Handicap International sends an emergency team to Brazzaville (Republic of Congo) to protect the civilian population

Following a series of explosions at a munitions dump in Congo’s capital Brazzaville on Sunday 4th March, Handicap International is sending a team to the city to respond to the emergency situation.

A decontamination expert will be responsible for securing the danger zone and raising the awareness of the civilian population and teams working in the area about the dangers of unexploded ordnance. The Congolese capital is particularly heavily polluted: munitions and grenades have been projected across a range of several square miles in a densely-populated civilian area. This tragic accident demonstrates the need for broader interventions to address the issue of unused munitions being kept in storage dumps which no longer meet the required safety standards for storing this type of equipment.

Handicap International is dispatching an emergency team to the Republic of Congo. The explosions at the munitions dumps on Sunday in a popular part of Brazzaville left 180 dead and 1,340 injured, figures announced by Georges Moyen, the Congolese Health Minister on Tuesday.

The dumps contained small-calibre weapons and munitions. One of them is still inaccessible as removing the rubble will require heavy lifting equipment. The second is accessible but densely contaminated by large numbers of highly unstable, unexploded grenades. The buildings collapsed on top of the munitions. Those which did not explode were projected in a 360° radius, over a range of 2.5 to 3.7 miles (4-6 km). They are either scattered across the ground or buried in the rubble, and pose a potential threat to the thousands of civilians who are raking through the remains trying to recover the few items spared by the explosions. The zone is so heavily polluted with unexploded ordnance that even members of the reconnaissance team have not yet set foot in the area.

Philippe Houliat, a mine clearance expert, is heading out to Brazzaville for Handicap International. His mission: Mark the hazardous areas, identify the risks from munitions which have landed close to people’s homes, and raise the awareness of the civilian population and the teams working directly in the area about the dangers of these arms.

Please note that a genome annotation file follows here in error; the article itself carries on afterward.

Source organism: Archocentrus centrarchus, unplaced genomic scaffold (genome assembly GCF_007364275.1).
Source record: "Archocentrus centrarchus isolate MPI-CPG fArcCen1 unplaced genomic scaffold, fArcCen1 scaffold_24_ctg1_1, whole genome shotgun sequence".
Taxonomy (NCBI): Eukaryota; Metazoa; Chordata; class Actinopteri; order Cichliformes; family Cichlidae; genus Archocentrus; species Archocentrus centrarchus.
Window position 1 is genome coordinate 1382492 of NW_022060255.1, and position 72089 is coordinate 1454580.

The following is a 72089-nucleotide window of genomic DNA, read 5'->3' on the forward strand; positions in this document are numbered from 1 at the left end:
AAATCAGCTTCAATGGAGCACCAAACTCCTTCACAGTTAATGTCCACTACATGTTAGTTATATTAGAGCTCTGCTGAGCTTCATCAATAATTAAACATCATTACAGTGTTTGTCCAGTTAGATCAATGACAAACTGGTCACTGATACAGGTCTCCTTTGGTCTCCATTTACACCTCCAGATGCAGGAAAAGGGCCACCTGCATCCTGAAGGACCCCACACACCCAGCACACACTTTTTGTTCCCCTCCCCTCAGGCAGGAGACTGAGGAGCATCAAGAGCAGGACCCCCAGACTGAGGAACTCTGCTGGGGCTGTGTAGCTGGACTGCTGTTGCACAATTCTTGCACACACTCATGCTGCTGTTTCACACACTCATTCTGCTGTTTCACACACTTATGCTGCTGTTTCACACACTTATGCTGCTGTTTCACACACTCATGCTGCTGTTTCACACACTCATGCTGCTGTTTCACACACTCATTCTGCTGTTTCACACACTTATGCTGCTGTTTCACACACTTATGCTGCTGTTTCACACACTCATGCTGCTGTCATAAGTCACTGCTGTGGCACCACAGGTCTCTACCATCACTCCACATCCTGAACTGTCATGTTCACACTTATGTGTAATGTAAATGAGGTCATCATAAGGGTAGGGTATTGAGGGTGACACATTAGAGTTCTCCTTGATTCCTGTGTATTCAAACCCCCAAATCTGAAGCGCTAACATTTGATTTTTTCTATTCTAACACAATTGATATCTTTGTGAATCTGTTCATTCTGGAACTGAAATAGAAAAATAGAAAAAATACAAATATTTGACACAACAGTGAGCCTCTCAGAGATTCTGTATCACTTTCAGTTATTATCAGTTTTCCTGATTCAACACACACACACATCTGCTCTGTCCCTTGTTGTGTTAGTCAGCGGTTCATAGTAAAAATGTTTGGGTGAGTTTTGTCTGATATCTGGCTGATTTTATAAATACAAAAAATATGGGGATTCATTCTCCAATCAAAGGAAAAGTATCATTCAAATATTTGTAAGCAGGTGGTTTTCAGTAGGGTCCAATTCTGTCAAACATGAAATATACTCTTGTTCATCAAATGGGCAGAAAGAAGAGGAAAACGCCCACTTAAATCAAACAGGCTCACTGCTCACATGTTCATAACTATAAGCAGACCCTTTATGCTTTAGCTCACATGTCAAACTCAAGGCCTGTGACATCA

“It is important to explain to people the right action to take when they come across an unidentified object: Do not approach or touch the object, mark the hazardous area and inform the authorities or Handicap International’s teams on site. This prevention work is vital in the current context, in order to save lives and stop the already dramatic loss of human life from escalating in the weeks to come,” explains Philippe Houliat.

According to the needs identified and the commitments made by the different humanitarian stakeholders in place, Handicap International may undertake decontamination work in the affected region in the weeks to come.

Unfortunately this disaster is not an isolated case. Numerous developing countries have munitions dumps located in city centres, in densely-populated neighbourhoods. The state of these facilities means they do not always meet the security requirements set out under international rules. These stockpiles of obsolete and often unusable munitions then become a potential danger, for the surrounding population but also for the workers operating on the sites on a daily basis.

Handicap International already has field experience of this issue. Since April 2011 the organisation has been working in Mauritania under the framework of the “Partnership for Peace” programme to support the government through the process of dismantling 11 munitions dumps which no longer meet the required safety standards.

Press contact
Tom Shelton
Email: tom.shelton@hi-uk.org
Tel: 44 (0)870 774 3737 | Mobile: 44 (0)7508 810 520
www.handicap-international.org.uk
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About Handicap International
Handicap International is an international aid organisation working in situations of poverty and exclusion, conflict and disaster. Working alongside people with disabilities and vulnerable populations in over 60 countries worldwide, we take action and raise awareness in order to respond to their essential needs, improve their living conditions and promote respect for their dignity and fundamental rights. Handicap International is a co-laureate of the 1997 Nobel Peace Prize and a founding member of the International Campaign to Ban Landmines.

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Co-winner of the Nobel Peace Prize, Handicap International is an independent charity working in situations of poverty and exclusion, conflict and disaster. We work tirelessly alongside disabled and vulnerable people in over 60 countries worldwide.

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Prevention work is vital in the current context, in order to save lives and stop the already dramatic loss of human life from escalating in the weeks to come.
Philippe Houliat, Handicap International mine clearance expert